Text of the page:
Thinkgeek Gadget for GoogleFor a long time Google has been offering so-called gadgets that you could put on your personalised homepage. Thanks to the gadgets you get the weather report, google video, digg news or a calender to your homepage. Not so long ago Google published a new feature: now it is even possible to put those gadgets on your real homepage.

Of course there are lots of official and even more unoffical gadgets in the directory, but you know what is missing? A gadget for Thinkgeek, the ultimate gadget store (to be exact: there are rss-feeds for thinkgeek you can add to your google homepage, but not real gadgets). So why not create one?

The Google API pages offer extended information on how to build a gadget. The main part of every gadget is a small xml definition of the gadgets properties, requirements and perhaps code. The recommended way of filling the gadget is by putting html and javascript directly into this xml file. Unfortunately I was unable to build my gadget that way because I always got a javascript error in the google code. As always the Google code is badly scrambled so I didn’t spend much time looking for the error. (Anyways, if anyone finds a solution to “ig_a[ig_g] is not a function” - send me a mail)

Another way to build a gadget is by simply specifying a url that contains the gadget content. After javascript didn’t work I went to build a simple perl script that parses the thinkgeek rss and generates an html output. This worked fine and the gadget now displays a random thinkgeekd product on every load.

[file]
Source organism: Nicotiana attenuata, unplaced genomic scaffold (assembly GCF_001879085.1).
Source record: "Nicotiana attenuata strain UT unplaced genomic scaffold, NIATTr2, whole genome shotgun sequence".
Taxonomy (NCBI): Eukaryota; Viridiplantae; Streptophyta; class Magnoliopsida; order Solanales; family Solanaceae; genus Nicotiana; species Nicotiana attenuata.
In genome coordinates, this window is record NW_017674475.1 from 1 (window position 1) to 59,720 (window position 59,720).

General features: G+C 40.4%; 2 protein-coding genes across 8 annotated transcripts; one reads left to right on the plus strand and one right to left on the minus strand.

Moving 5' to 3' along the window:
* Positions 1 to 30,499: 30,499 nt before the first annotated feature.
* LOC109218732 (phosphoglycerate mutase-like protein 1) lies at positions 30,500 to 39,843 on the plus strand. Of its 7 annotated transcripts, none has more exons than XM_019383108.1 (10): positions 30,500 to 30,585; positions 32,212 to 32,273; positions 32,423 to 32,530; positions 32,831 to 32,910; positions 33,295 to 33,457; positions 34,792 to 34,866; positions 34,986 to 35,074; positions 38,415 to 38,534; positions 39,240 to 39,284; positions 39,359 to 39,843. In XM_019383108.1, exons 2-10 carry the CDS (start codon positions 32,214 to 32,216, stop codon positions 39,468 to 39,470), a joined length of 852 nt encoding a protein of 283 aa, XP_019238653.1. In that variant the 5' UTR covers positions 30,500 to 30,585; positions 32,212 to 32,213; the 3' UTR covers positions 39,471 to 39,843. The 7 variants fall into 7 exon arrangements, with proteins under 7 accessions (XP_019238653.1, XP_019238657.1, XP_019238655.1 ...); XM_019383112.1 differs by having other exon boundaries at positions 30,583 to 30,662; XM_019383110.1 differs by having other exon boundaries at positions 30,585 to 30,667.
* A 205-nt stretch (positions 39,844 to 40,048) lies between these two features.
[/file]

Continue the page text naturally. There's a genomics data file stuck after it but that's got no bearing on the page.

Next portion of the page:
If you want to give it a try, click here: Add to Google

This is not really news, but I just rediscovered this: The ultimate regular expression for email address validation. As far as I know this more than 6k masterpiece was originally published in “Mastering Regular Expressions“: Code at Text*Snippets

So what is the fastest way to count how often a substring occurs inside a string, e.g. how many dashes can be found in “1-4-7-8-37-5-7-8-3-42″? I identified five ways to make perl say “9″ to this challenge:

  1. my $size = (scalar(@{[$string =~ /-/g]}) + 1);
  2. my $size = scalar(split /-/, $string);
  3. my $size = (($string =~ s/-//g) + 1);
  4. my $size = (($string =~ tr/-//) + 1);
  5. my $size = 1; $size++ while $string =~ /-/g;

I would have assumed that number 1 would be the fastest way as it requires no modifcation of the string. A quick run with “cmpthese” from the Benchmark module revealed that my assumption was wrong:

Rate match (1) split (2) while (5) repl (3) tr (4)
match (1) 51106/s -90% -93% -94% -95%
split (2) 495540/s 870% -36% -45% -47%
while (5) 771605/s 1410% 56% -15% -18%
repl (3) 908265/s 1677% 83% 18% -4%
tr (4) 941620/s 1742% 90% 22% 4%

The table shows a clear advantage when counting the occurences via a while-loop (solution 5), count the replaced characters (solution 3) or truncating all occurences (solution 4). While “tr” was the fastest way during this test run, it wasn’t the best way on other benchmark runs or others systems. If you want to try it yourself you can do so with the attached test-script.

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